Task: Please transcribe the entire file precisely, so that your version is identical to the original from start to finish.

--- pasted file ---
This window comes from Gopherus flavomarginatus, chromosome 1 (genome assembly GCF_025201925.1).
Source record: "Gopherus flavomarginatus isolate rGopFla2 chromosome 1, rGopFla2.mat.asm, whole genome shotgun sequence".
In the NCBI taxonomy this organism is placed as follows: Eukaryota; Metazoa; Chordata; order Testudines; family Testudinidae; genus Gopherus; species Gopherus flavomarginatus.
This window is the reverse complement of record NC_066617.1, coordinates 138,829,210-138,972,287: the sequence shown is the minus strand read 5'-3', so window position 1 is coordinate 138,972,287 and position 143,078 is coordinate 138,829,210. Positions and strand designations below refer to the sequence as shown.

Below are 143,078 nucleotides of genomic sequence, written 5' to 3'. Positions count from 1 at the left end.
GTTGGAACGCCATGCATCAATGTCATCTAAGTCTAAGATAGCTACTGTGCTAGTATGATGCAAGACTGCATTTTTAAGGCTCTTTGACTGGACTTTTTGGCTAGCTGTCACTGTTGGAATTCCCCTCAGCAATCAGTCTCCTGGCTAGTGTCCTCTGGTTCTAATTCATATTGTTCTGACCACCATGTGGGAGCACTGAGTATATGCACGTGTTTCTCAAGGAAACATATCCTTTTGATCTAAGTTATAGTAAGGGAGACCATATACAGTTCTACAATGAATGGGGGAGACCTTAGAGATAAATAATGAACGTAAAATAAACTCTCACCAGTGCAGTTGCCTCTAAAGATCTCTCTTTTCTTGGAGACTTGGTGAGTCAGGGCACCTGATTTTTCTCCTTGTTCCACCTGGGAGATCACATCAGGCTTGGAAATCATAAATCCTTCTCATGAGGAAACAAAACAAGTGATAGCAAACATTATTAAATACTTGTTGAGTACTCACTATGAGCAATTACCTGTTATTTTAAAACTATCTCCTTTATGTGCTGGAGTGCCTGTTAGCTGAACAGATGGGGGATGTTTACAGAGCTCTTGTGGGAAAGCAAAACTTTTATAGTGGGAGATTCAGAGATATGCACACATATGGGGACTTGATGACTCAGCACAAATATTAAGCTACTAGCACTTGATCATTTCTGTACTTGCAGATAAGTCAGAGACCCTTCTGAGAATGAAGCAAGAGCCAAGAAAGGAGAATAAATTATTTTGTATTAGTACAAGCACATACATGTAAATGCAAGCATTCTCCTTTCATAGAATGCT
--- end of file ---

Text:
This window comes from Gopherus flavomarginatus, chromosome 1 (genome assembly GCF_025201925.1).
Source record: "Gopherus flavomarginatus isolate rGopFla2 chromosome 1, rGopFla2.mat.asm, whole genome shotgun sequence".
In the NCBI taxonomy this organism is placed as follows: Eukaryota; Metazoa; Chordata; order Testudines; family Testudinidae; genus Gopherus; species Gopherus flavomarginatus.
This window is the reverse complement of record NC_066617.1, coordinates 138,829,210-138,972,287: the sequence shown is the minus strand read 5'-3', so window position 1 is coordinate 138,972,287 and position 143,078 is coordinate 138,829,210. Positions and strand designations below refer to the sequence as shown.

Below are 143,078 nucleotides of genomic sequence, written 5' to 3'. Positions count from 1 at the left end.
GTTGGAACGCCATGCATCAATGTCATCTAAGTCTAAGATAGCTACTGTGCTAGTATGATGCAAGACTGCATTTTTAAGGCTCTTTGACTGGACTTTTTGGCTAGCTGTCACTGTTGGAATTCCCCTCAGCAATCAGTCTCCTGGCTAGTGTCCTCTGGTTCTAATTCATATTGTTCTGACCACCATGTGGGAGCACTGAGTATATGCACGTGTTTCTCAAGGAAACATATCCTTTTGATCTAAGTTATAGTAAGGGAGACCATATACAGTTCTACAATGAATGGGGGAGACCTTAGAGATAAATAATGAACGTAAAATAAACTCTCACCAGTGCAGTTGCCTCTAAAGATCTCTCTTTTCTTGGAGACTTGGTGAGTCAGGGCACCTGATTTTTCTCCTTGTTCCACCTGGGAGATCACATCAGGCTTGGAAATCATAAATCCTTCTCATGAGGAAACAAAACAAGTGATAGCAAACATTATTAAATACTTGTTGAGTACTCACTATGAGCAATTACCTGTTATTTTAAAACTATCTCCTTTATGTGCTGGAGTGCCTGTTAGCTGAACAGATGGGGGATGTTTACAGAGCTCTTGTGGGAAAGCAAAACTTTTATAGTGGGAGATTCAGAGATATGCACACATATGGGGACTTGATGACTCAGCACAAATATTAAGCTACTAGCACTTGATCATTTCTGTACTTGCAGATAAGTCAGAGACCCTTCTGAGAATGAAGCAAGAGCCAAGAAAGGAGAATAAATTATTTTGTATTAGTACAAGCACATACATGTAAATGCAAGCATTCTCCTTTCATAGAATGCT